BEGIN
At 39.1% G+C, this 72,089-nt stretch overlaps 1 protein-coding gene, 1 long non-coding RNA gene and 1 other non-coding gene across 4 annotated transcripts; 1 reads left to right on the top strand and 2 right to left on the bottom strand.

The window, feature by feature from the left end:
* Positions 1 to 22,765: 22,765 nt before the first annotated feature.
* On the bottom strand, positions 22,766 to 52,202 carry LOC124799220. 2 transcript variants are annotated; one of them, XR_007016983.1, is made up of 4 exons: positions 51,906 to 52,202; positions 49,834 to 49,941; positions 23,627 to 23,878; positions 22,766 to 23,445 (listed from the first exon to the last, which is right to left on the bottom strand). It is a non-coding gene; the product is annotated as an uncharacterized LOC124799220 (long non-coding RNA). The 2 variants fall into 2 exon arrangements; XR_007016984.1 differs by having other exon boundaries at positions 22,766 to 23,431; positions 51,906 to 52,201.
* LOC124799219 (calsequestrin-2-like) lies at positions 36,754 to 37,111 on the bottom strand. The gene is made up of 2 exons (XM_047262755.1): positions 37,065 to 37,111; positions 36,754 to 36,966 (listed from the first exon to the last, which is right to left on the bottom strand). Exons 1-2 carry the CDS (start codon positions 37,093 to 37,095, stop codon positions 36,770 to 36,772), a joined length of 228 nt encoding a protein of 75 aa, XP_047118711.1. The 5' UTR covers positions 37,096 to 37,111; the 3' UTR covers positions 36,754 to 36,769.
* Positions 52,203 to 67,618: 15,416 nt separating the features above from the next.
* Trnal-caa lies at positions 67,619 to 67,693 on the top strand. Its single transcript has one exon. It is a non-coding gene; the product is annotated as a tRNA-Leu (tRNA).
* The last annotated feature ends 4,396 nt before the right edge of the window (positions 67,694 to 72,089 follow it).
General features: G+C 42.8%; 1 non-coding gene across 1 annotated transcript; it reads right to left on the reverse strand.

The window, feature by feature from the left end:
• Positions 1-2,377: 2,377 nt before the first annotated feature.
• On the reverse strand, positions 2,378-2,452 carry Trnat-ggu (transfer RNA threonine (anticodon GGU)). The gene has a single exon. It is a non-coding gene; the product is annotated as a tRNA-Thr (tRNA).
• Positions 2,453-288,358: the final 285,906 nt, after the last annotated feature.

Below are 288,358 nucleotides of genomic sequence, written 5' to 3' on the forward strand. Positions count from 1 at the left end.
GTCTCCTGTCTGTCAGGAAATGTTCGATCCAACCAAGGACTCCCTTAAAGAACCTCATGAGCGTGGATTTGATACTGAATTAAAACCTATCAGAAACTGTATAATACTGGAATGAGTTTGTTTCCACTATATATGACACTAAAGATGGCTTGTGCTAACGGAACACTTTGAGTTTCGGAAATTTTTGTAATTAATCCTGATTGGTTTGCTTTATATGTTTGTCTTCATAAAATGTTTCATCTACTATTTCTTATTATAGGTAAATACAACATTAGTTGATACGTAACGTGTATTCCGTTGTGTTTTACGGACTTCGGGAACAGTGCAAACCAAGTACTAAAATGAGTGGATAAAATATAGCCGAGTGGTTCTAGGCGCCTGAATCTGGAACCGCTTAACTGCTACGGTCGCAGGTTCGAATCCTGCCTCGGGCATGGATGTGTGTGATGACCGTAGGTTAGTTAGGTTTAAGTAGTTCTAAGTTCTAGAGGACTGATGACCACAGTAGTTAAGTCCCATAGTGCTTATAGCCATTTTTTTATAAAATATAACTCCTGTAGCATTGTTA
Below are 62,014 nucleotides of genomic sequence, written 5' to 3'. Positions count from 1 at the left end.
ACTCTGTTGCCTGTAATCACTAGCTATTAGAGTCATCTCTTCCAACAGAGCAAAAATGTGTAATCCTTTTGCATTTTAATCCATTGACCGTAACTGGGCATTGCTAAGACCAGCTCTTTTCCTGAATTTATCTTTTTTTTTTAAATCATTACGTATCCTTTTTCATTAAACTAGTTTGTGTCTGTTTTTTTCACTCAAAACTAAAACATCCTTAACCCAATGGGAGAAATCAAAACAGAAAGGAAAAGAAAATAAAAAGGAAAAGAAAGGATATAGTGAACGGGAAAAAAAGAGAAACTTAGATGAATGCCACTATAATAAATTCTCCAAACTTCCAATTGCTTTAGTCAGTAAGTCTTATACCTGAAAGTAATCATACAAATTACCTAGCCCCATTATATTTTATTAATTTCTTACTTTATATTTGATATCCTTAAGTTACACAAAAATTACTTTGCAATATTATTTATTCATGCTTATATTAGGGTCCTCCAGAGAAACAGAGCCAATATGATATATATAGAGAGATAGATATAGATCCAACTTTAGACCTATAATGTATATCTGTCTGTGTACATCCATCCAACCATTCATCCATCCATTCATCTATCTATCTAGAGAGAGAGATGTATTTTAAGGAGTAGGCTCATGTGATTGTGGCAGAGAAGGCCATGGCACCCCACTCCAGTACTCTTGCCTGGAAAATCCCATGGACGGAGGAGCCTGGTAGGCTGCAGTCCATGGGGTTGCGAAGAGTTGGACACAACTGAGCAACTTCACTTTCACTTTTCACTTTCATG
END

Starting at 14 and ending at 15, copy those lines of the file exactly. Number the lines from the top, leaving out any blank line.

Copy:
Below are 288,358 nucleotides of genomic sequence, written 5' to 3' on the forward strand. Positions count from 1 at the left end.
GTCTCCTGTCTGTCAGGAAATGTTCGATCCAACCAAGGACTCCCTTAAAGAACCTCATGAGCGTGGATTTGATACTGAATTAAAACCTATCAGAAACTGTATAATACTGGAATGAGTTTGTTTCCACTATATATGACACTAAAGATGGCTTGTGCTAACGGAACACTTTGAGTTTCGGAAATTTTTGTAATTAATCCTGATTGGTTTGCTTTATATGTTTGTCTTCATAAAATGTTTCATCTACTATTTCTTATTATAGGTAAATACAACATTAGTTGATACGTAACGTGTATTCCGTTGTGTTTTACGGACTTCGGGAACAGTGCAAACCAAGTACTAAAATGAGTGGATAAAATATAGCCGAGTGGTTCTAGGCGCCTGAATCTGGAACCGCTTAACTGCTACGGTCGCAGGTTCGAATCCTGCCTCGGGCATGGATGTGTGTGATGACCGTAGGTTAGTTAGGTTTAAGTAGTTCTAAGTTCTAGAGGACTGATGACCACAGTAGTTAAGTCCCATAGTGCTTATAGCCATTTTTTTATAAAATATAACTCCTGTAGCATTGTTA